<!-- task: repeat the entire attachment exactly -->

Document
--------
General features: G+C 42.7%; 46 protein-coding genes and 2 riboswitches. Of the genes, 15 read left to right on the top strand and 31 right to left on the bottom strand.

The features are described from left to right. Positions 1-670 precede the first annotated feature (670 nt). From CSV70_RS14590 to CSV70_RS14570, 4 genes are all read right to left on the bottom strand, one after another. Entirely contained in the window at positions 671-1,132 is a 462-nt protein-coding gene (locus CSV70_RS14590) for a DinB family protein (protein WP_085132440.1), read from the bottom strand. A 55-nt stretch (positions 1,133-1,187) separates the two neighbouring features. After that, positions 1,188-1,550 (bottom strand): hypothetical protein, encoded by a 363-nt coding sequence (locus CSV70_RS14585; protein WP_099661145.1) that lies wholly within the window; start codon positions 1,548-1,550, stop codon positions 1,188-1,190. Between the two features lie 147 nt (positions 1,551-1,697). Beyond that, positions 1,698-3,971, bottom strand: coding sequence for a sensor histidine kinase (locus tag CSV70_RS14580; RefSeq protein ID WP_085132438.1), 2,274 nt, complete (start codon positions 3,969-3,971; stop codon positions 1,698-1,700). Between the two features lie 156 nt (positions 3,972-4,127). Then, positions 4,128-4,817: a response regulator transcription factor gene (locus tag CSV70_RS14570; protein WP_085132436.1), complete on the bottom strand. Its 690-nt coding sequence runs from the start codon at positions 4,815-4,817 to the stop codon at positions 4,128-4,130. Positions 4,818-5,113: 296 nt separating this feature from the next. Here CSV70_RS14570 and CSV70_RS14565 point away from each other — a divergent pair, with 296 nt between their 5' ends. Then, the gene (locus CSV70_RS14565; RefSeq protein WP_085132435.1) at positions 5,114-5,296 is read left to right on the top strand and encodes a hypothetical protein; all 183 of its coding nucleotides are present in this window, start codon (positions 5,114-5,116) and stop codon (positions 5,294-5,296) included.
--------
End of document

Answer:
General features: G+C 42.7%; 46 protein-coding genes and 2 riboswitches. Of the genes, 15 read left to right on the top strand and 31 right to left on the bottom strand.

The features are described from left to right. Positions 1-670 precede the first annotated feature (670 nt). From CSV70_RS14590 to CSV70_RS14570, 4 genes are all read right to left on the bottom strand, one after another. Entirely contained in the window at positions 671-1,132 is a 462-nt protein-coding gene (locus CSV70_RS14590) for a DinB family protein (protein WP_085132440.1), read from the bottom strand. A 55-nt stretch (positions 1,133-1,187) separates the two neighbouring features. After that, positions 1,188-1,550 (bottom strand): hypothetical protein, encoded by a 363-nt coding sequence (locus CSV70_RS14585; protein WP_099661145.1) that lies wholly within the window; start codon positions 1,548-1,550, stop codon positions 1,188-1,190. Between the two features lie 147 nt (positions 1,551-1,697). Beyond that, positions 1,698-3,971, bottom strand: coding sequence for a sensor histidine kinase (locus tag CSV70_RS14580; RefSeq protein ID WP_085132438.1), 2,274 nt, complete (start codon positions 3,969-3,971; stop codon positions 1,698-1,700). Between the two features lie 156 nt (positions 3,972-4,127). Then, positions 4,128-4,817: a response regulator transcription factor gene (locus tag CSV70_RS14570; protein WP_085132436.1), complete on the bottom strand. Its 690-nt coding sequence runs from the start codon at positions 4,815-4,817 to the stop codon at positions 4,128-4,130. Positions 4,818-5,113: 296 nt separating this feature from the next. Here CSV70_RS14570 and CSV70_RS14565 point away from each other — a divergent pair, with 296 nt between their 5' ends. Then, the gene (locus CSV70_RS14565; RefSeq protein WP_085132435.1) at positions 5,114-5,296 is read left to right on the top strand and encodes a hypothetical protein; all 183 of its coding nucleotides are present in this window, start codon (positions 5,114-5,116) and stop codon (positions 5,294-5,296) included.